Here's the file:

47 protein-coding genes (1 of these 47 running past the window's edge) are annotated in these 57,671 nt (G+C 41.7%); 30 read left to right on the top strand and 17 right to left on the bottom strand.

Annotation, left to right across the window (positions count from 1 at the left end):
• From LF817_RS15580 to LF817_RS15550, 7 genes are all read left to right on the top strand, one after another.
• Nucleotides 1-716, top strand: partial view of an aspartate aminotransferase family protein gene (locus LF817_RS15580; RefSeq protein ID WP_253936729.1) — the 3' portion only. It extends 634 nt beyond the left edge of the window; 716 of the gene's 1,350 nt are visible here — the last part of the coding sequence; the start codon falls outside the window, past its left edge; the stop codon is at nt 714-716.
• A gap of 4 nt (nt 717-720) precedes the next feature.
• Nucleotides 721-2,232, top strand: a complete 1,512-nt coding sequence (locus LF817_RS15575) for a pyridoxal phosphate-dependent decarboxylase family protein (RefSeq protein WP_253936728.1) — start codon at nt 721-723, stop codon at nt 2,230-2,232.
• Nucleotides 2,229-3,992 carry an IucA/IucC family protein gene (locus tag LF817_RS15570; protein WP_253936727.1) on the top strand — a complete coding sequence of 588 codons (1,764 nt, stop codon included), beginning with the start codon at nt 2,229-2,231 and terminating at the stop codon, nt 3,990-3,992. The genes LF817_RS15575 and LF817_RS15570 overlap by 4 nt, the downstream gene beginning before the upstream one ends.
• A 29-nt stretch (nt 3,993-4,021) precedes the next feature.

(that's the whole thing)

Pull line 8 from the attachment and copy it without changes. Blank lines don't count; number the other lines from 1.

• A 29-nt stretch (nt 3,993-4,021) precedes the next feature.